● Fledging animation studios in California’s Bay Area e.g. Orphanage, Wild Brain Inc.
and CritterPix Inc.
○ Showed first successes (e.g. first awards) but in different league than Pixar

Based on Pixar’s experience and technological superiority, it represents the favored candidate
for collaboration compared to smaller but rising animation studios. Furthermore, CEO Robert
Iger knew that he wanted to maintain Disney’s relationship with Pixar, especially because of
their unmatched track record for producing hits.

d) Identify combination of best mode for best inorganic growth candidates and estimate the
value from this.

The two most promising modes of inorganic growth with Pixar represent a new distribution
deal or acquisition.

Option 1: New distribution deal


A new distribution deal provides access to Distribution deals imply governance costs
Pixar’s technology without need for large resulting from complexity in communi-
investment of capital and while retaining cation, coordination and control. For
more flexibility. example, they had large disagreements
over sequel production.
The distribution deal has been successful
in the past in terms of financial implications There were tense relationships between
for Disney. Pixar CG movies contributed a the CEOs, Jobs and Eisner, resulting from
total of more than $3.5 bn to Disney Studio personal conflicts but also having negative
revenues and more than $1.2 billion to effects on the deal.
Disney’s operating income (representing
10% and 60% respectively). Resulting from Pixar’s success and,
relatedly, bargaining power, the terms of
Pixar was already in talks with many other the renegotiated contract would have most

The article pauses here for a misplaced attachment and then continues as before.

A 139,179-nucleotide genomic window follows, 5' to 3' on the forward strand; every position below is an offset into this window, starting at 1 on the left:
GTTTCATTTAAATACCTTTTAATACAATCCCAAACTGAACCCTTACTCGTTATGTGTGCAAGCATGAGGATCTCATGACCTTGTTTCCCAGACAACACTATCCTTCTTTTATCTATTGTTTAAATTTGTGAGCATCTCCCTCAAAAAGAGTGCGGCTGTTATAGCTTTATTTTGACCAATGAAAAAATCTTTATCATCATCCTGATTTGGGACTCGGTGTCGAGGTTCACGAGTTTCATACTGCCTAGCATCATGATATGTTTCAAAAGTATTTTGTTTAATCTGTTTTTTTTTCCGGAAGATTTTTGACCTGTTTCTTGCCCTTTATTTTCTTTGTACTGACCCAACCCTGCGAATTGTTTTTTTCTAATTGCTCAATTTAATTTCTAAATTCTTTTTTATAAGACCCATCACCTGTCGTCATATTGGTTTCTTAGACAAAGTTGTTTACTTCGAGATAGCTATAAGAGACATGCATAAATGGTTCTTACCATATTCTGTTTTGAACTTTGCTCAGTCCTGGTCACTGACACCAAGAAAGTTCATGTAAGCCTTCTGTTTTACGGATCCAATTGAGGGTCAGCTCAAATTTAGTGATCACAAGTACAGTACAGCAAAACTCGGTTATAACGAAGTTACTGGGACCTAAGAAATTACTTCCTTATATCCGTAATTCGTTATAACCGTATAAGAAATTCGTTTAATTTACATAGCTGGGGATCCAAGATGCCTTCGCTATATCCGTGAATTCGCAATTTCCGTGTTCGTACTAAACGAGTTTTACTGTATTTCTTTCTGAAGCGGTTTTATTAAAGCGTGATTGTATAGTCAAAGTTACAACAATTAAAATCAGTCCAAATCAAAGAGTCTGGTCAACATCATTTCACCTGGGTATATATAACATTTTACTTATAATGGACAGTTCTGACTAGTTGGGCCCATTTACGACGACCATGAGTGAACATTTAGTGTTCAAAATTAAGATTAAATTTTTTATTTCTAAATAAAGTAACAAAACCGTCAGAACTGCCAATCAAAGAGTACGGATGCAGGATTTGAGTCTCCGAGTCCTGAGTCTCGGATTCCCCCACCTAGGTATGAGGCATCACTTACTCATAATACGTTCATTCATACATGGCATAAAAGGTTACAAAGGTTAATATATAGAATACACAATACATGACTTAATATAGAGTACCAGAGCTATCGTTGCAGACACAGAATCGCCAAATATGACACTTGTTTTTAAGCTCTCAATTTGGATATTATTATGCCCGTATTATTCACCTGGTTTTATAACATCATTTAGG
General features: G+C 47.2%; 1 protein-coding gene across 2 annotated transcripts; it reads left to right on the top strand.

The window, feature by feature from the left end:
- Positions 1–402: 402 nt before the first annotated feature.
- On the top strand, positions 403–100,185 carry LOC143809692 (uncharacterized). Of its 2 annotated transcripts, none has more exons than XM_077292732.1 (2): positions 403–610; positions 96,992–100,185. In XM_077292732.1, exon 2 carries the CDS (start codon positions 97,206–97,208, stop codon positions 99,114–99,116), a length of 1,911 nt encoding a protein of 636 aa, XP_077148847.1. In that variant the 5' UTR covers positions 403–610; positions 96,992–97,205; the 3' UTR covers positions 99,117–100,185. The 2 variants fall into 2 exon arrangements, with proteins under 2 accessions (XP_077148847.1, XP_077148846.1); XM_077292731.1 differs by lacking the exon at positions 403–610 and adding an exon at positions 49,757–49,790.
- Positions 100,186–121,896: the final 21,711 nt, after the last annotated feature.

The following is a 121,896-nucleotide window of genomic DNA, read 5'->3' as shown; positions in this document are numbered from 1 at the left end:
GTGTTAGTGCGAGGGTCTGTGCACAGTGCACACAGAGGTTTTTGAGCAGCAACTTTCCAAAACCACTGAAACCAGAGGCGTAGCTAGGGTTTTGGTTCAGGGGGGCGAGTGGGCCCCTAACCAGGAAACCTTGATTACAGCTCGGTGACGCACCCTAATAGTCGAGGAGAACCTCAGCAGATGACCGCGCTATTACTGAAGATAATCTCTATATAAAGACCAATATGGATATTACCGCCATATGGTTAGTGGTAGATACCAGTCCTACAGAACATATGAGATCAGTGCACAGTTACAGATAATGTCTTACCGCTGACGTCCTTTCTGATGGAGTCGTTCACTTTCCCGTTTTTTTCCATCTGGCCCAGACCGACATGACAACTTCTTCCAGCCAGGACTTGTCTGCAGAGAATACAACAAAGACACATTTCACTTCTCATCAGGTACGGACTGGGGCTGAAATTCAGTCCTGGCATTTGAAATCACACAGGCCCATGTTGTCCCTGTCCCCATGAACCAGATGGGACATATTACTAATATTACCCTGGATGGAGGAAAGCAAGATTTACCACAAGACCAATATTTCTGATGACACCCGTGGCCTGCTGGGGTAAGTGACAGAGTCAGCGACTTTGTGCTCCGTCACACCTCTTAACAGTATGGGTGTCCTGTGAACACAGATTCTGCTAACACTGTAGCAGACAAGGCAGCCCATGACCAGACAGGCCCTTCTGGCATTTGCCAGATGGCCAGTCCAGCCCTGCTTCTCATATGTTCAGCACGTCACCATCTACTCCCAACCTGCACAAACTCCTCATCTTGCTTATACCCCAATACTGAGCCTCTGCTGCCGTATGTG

studios like Sony, Warner Brothers and probably been rather unfavorable to
20th Century Fox. Letting Pixar have a deal Disney, especially compared to the previous
with these competing studios would deal. For example, under the alleged
weaken Disney’s competitive situation contract to cover Ratatouille, Disney would
significantly. have only received a straight distribution

Option 2: Acquisition


Disney would get exclusive access to An acquisition of Pixar implies a large

Pixar’s technology, which would strengthen investment for Disney and of course also
their competitive position. has opportunity costs. This may lead to
stock dilution. Next to the costs for
An acquisition will align interests, facilitate purchase, there are also costs of
coordination and make it easier to control integration. Further, companies often
behavior. This will lead to more favorable overpay or suffer from a diversification
outcomes as time can be spent on working discount after acquisitions.
together towards a same goal. It will also
make it easier to realize the expected A culture clash is likely to happen - also
synergies. because of the influence of Steve Jobs -
and needs to be managed well. Pixar is
known for its dynamic, independent working